Last month, conservative blogger Matt Drudge tweeted that he predicts 2013 will be the "year of Alex Jones," the conspiracy theorist extraordinaire who most recently made headlines by suggesting that the Boston Marathon bombings were a "false flag" attack perpetrated by the FBI.
Drudge has a point. As the leading purveyor of New World Order conspiracies, Jones has a growing Internet following of casual fearmongers who see nefarious government intrigue in the most mundane bureaucratic chores (e.g. water fluoridation), and believe it's only a matter of time before we are all living in FEMA concentration camps.
To the average person, this looks like lunacy. But is it all just conspiratorial blather? Or is there any truth to what Alex Jones and his fanboys are selling?
Mostly, the ideas are just nuts. But the most recent conspiracy theory du jour—that the government is stockpiling ammunition for an eventual showdown with the American people—has been surprisingly resilient.
The theory first began circulating last year, when the Infowars crowd noticed that the Department of Homeland Security had put in a procurement request for 1.6 billion rounds of ammunition—a surprisingly large number of bullets, even by a normal person's estimation.
The Infowars folks aren't taking government ammo hoarding lightly.
DHS has tried to quell the rumor-mongering, assuring Congress that the bullets are primarily used for training purposes. A DHS spokesman told Republican House investigators last month that the department wasn't actually planning on buying all 1.6 billion bullets, and that the ammo would be spread over 70,000 agents over five years. In a letter to Sen. Tom Coburn (R-Okla.) last November, Homeland Security Secretary Janet Napolitano said that DHS plans to buy around $37 million worth of ammo in 2013, which, based on past year’s expenses, would amount to around 100 million rounds. She also pointed out that the department has actually marginally decreased its ammunitions purchases over the last few years.
As bullets fly off the shelves, Alex Jones has warned his audience that the ammo shortage is a sign that the federal government is gearing up for widespread civic unrest.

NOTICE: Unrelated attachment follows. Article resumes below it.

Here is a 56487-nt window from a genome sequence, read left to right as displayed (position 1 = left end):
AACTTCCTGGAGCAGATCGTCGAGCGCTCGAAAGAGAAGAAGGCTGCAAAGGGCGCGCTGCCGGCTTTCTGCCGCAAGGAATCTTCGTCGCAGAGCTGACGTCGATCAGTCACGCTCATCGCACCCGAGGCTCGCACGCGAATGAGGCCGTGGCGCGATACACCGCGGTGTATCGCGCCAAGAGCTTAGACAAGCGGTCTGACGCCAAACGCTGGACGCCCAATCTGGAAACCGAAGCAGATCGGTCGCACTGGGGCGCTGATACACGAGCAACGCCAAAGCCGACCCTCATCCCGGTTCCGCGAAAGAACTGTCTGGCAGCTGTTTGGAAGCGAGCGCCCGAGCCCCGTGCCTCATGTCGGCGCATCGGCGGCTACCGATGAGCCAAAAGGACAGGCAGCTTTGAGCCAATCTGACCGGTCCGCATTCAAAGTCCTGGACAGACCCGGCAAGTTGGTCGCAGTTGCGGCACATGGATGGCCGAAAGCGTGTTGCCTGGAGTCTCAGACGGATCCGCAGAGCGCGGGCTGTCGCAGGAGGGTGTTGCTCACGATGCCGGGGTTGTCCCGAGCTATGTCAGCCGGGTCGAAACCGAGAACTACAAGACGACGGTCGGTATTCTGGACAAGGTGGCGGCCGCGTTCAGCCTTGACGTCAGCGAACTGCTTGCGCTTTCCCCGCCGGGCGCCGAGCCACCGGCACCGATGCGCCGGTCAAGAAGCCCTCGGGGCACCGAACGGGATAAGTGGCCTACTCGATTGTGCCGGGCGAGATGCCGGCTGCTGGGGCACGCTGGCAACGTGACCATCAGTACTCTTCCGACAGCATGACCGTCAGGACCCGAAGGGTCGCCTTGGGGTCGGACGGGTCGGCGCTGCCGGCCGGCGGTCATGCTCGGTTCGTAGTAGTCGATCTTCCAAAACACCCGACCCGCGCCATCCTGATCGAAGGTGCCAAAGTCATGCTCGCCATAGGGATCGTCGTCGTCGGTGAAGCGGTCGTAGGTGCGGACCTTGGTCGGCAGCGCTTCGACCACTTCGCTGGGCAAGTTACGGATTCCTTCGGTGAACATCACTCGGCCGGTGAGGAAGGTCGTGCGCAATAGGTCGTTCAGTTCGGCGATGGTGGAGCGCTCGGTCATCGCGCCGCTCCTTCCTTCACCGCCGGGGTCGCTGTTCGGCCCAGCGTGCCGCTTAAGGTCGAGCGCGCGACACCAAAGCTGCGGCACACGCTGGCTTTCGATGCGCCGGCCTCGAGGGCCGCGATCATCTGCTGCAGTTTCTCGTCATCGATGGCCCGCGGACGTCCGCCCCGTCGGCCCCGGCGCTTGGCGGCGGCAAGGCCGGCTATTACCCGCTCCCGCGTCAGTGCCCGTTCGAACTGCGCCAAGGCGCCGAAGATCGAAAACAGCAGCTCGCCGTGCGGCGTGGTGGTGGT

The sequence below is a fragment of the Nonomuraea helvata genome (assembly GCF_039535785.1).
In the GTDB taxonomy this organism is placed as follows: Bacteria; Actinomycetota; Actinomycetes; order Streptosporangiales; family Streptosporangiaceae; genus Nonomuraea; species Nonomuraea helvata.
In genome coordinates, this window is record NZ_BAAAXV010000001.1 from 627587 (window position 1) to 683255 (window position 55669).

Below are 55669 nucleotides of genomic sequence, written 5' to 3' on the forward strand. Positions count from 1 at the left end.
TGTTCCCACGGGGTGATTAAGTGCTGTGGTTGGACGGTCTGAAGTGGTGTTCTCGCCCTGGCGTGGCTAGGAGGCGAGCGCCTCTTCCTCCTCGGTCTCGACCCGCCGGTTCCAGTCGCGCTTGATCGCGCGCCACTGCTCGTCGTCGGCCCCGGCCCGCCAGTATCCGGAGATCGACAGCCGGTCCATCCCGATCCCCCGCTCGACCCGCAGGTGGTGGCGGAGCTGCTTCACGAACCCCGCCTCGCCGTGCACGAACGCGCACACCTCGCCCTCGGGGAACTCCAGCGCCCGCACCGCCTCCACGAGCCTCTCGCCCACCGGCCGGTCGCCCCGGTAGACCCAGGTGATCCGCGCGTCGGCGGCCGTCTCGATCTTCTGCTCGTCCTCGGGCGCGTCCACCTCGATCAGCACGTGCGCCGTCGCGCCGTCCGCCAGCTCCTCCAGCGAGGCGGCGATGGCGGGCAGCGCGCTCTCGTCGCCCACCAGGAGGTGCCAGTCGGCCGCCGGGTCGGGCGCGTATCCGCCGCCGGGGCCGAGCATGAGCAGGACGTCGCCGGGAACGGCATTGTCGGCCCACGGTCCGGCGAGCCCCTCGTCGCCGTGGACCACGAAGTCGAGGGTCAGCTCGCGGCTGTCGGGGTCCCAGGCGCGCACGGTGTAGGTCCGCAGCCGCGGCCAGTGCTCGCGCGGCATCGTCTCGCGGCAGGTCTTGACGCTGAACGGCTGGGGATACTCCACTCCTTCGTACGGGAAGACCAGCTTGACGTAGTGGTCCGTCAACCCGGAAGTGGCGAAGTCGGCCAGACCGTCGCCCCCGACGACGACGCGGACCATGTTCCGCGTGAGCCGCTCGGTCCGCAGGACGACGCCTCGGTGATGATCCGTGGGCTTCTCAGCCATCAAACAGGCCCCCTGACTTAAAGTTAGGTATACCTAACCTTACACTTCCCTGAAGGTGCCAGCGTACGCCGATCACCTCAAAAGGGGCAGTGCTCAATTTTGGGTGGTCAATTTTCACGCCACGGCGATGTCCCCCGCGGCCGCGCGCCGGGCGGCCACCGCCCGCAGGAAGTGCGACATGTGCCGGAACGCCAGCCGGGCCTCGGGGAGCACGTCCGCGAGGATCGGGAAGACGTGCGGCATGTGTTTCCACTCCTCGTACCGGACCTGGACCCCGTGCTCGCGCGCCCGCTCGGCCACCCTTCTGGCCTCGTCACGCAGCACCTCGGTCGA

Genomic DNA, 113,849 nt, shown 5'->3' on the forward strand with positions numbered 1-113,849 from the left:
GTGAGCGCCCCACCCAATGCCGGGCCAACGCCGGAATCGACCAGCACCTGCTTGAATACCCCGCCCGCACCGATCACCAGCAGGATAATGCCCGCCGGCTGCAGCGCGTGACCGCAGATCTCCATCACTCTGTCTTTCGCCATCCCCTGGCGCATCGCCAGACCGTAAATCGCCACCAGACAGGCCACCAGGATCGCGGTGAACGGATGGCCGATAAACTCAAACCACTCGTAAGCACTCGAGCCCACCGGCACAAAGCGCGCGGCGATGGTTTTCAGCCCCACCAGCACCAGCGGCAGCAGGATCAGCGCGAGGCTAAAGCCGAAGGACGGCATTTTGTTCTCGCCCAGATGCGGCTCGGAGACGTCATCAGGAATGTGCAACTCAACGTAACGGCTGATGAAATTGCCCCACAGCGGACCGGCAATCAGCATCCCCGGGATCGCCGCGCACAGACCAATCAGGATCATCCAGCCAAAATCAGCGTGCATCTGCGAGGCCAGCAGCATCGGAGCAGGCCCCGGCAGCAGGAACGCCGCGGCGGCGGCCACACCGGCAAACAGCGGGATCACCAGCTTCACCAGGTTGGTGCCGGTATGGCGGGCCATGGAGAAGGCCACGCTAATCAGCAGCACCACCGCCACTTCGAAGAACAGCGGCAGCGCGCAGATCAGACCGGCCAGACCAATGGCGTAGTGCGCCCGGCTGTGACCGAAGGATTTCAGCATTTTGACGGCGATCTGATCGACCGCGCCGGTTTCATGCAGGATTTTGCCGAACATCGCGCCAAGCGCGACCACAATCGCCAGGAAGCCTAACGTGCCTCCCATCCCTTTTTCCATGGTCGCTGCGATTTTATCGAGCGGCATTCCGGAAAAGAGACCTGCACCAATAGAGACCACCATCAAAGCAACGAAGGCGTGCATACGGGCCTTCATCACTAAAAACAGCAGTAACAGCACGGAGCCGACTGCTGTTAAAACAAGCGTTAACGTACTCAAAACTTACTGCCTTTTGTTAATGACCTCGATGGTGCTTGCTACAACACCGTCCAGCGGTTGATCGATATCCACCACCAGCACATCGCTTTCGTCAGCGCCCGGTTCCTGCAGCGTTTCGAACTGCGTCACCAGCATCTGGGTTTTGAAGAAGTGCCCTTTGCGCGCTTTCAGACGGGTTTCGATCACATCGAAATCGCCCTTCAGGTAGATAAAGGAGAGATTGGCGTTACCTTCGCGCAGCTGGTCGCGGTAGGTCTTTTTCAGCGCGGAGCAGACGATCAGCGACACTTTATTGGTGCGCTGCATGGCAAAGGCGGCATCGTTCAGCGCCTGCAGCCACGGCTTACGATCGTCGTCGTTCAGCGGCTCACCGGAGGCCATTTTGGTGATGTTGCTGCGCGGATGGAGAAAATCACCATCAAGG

Still, that does seem like a lot of ammo for a non-defense agency. In 2012, DHS purchased more than 103 million rounds of ammo, an average of about 1,500 bullets per DHS officer. According to Napolitano, DHS had over 263 million rounds of ammunition in its inventory at the end of 2012.
Coupled with a recent nationwide ammunitions shortage, the apparent government stockpiling has sent the conspiracy theory mill into overdrive. As bullets fly off the shelves, Alex Jones has warned his audience that the ammo shortage is a sign that the federal government is gearing up for widespread civic unrest, and engaging in an "arms race against the American people."
That as-yet unfounded fear is underscored by an interesting nationwide trend: A recent poll found that a full 29 percent of Americans—including 44 percent of Republicans and 27 percent of independents—believe a revolution to protect their liberties might be necessary in the next few years.
If more than a quarter of the population, and nearly half of Republicans, believes that an armed confrontation with the government is imminent—and they are buying up weapons and ammo to prepare for the struggle—then it would only be logical for the federal government, and the Department of Homeland Security in particular, to prepare for this contingency.
But is the US government and the hundreds of billions of dollars of yearly military spending really trying to incite an "arms race" with citizens? Until US citizens start equipping themselves with Predator drones and aircraft carriers, the government will always have the upper hand when it comes to the use of force.
With that in mind, the idea that Homeland Security is trying to buy up all the bullets so civilians can't have any is silly. Who cares how much ammo anti-government citizens buy when they're facing an opposition with the largest budgets on Earth? So while it is true that there are currently off-and-on ammo shortages being reported around the country, Homeland Security purchasing plans (for the future, mind you) aren't to blame.